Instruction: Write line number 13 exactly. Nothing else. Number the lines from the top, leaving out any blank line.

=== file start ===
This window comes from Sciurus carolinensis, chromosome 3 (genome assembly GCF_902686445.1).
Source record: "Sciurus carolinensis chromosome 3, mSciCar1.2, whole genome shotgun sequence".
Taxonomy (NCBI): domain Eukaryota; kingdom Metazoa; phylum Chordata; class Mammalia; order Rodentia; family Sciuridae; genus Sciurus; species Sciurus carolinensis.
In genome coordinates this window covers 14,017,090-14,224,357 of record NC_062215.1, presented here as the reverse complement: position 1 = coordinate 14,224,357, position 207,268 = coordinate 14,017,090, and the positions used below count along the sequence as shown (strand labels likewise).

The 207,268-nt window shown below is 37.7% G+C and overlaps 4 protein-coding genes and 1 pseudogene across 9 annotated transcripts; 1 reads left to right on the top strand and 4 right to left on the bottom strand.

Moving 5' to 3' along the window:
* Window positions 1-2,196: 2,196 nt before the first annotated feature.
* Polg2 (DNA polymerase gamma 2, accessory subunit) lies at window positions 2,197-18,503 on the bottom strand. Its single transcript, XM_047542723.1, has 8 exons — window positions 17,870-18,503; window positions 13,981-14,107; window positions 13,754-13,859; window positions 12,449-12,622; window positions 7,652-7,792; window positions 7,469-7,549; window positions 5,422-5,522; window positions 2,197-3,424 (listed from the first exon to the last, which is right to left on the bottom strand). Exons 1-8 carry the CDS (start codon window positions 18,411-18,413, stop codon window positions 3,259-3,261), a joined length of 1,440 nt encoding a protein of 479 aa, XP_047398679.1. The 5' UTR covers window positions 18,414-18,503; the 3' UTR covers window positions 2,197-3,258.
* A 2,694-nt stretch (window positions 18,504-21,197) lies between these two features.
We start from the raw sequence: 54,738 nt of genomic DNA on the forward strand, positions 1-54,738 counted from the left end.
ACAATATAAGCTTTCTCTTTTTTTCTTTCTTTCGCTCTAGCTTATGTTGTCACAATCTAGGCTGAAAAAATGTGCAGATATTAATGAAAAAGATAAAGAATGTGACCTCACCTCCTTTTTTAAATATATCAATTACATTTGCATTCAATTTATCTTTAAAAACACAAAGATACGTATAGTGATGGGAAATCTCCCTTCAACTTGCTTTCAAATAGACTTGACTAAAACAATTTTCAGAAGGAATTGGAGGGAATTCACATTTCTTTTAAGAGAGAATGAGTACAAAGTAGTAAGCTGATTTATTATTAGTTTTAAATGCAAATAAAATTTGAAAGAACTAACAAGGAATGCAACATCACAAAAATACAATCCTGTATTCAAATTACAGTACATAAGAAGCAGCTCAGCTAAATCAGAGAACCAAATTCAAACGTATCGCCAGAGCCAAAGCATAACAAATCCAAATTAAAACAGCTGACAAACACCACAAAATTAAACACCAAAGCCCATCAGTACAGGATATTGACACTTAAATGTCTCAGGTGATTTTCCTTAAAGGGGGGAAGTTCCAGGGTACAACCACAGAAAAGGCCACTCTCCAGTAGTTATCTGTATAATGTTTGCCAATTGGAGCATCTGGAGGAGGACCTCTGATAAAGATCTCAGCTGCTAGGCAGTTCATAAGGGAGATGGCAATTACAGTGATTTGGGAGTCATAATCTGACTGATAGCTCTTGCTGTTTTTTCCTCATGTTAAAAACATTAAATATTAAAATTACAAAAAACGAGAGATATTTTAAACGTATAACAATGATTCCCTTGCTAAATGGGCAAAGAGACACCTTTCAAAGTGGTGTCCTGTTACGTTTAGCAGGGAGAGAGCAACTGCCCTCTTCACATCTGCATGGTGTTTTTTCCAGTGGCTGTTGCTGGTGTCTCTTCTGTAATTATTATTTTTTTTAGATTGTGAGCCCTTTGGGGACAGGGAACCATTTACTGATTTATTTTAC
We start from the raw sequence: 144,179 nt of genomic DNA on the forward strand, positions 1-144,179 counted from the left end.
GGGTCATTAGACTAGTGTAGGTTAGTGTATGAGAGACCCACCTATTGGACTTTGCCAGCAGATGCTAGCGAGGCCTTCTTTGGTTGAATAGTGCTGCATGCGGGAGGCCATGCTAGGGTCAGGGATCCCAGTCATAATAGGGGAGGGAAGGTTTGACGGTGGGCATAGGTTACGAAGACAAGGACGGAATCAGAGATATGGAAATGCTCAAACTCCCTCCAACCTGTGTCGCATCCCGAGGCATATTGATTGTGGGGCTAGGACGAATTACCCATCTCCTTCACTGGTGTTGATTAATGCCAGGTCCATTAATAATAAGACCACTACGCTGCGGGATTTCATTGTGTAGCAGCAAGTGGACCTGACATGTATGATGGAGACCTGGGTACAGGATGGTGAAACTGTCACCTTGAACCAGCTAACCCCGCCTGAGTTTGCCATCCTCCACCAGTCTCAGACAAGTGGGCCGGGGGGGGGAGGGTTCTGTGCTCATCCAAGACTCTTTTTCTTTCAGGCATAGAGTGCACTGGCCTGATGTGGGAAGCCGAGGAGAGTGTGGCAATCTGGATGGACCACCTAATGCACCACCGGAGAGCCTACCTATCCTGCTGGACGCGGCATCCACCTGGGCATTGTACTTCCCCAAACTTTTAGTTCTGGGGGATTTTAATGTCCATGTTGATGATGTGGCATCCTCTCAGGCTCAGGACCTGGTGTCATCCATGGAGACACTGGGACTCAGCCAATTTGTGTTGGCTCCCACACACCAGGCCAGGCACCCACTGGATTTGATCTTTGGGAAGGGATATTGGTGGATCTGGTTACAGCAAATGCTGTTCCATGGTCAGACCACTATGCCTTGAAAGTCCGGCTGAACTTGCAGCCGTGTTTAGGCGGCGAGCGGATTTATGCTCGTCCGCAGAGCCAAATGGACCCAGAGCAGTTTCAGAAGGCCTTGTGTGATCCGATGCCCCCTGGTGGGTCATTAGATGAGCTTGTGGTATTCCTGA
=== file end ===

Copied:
GGGTCATTAGACTAGTGTAGGTTAGTGTATGAGAGACCCACCTATTGGACTTTGCCAGCAGATGCTAGCGAGGCCTTCTTTGGTTGAATAGTGCTGCATGCGGGAGGCCATGCTAGGGTCAGGGATCCCAGTCATAATAGGGGAGGGAAGGTTTGACGGTGGGCATAGGTTACGAAGACAAGGACGGAATCAGAGATATGGAAATGCTCAAACTCCCTCCAACCTGTGTCGCATCCCGAGGCATATTGATTGTGGGGCTAGGACGAATTACCCATCTCCTTCACTGGTGTTGATTAATGCCAGGTCCATTAATAATAAGACCACTACGCTGCGGGATTTCATTGTGTAGCAGCAAGTGGACCTGACATGTATGATGGAGACCTGGGTACAGGATGGTGAAACTGTCACCTTGAACCAGCTAACCCCGCCTGAGTTTGCCATCCTCCACCAGTCTCAGACAAGTGGGCCGGGGGGGGGAGGGTTCTGTGCTCATCCAAGACTCTTTTTCTTTCAGGCATAGAGTGCACTGGCCTGATGTGGGAAGCCGAGGAGAGTGTGGCAATCTGGATGGACCACCTAATGCACCACCGGAGAGCCTACCTATCCTGCTGGACGCGGCATCCACCTGGGCATTGTACTTCCCCAAACTTTTAGTTCTGGGGGATTTTAATGTCCATGTTGATGATGTGGCATCCTCTCAGGCTCAGGACCTGGTGTCATCCATGGAGACACTGGGACTCAGCCAATTTGTGTTGGCTCCCACACACCAGGCCAGGCACCCACTGGATTTGATCTTTGGGAAGGGATATTGGTGGATCTGGTTACAGCAAATGCTGTTCCATGGTCAGACCACTATGCCTTGAAAGTCCGGCTGAACTTGCAGCCGTGTTTAGGCGGCGAGCGGATTTATGCTCGTCCGCAGAGCCAAATGGACCCAGAGCAGTTTCAGAAGGCCTTGTGTGATCCGATGCCCCCTGGTGGGTCATTAGATGAGCTTGTGGTATTCCTGA